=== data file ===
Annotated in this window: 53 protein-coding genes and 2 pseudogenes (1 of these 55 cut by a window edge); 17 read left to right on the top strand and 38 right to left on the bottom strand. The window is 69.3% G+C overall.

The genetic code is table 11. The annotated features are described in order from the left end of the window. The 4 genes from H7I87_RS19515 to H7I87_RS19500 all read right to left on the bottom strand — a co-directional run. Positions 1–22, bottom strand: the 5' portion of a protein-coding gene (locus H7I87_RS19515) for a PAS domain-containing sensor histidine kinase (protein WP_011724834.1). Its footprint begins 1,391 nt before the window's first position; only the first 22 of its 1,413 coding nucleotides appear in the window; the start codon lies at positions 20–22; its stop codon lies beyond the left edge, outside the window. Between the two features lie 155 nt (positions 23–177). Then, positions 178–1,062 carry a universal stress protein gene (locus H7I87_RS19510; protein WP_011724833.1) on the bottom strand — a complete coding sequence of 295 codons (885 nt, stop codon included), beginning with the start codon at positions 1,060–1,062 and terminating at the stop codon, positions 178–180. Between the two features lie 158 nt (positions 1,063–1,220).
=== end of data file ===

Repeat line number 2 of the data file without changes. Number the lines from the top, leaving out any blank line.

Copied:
The genetic code is table 11. The annotated features are described in order from the left end of the window. The 4 genes from H7I87_RS19515 to H7I87_RS19500 all read right to left on the bottom strand — a co-directional run. Positions 1–22, bottom strand: the 5' portion of a protein-coding gene (locus H7I87_RS19515) for a PAS domain-containing sensor histidine kinase (protein WP_011724834.1). Its footprint begins 1,391 nt before the window's first position; only the first 22 of its 1,413 coding nucleotides appear in the window; the start codon lies at positions 20–22; its stop codon lies beyond the left edge, outside the window. Between the two features lie 155 nt (positions 23–177). Then, positions 178–1,062 carry a universal stress protein gene (locus H7I87_RS19510; protein WP_011724833.1) on the bottom strand — a complete coding sequence of 295 codons (885 nt, stop codon included), beginning with the start codon at positions 1,060–1,062 and terminating at the stop codon, positions 178–180. Between the two features lie 158 nt (positions 1,063–1,220).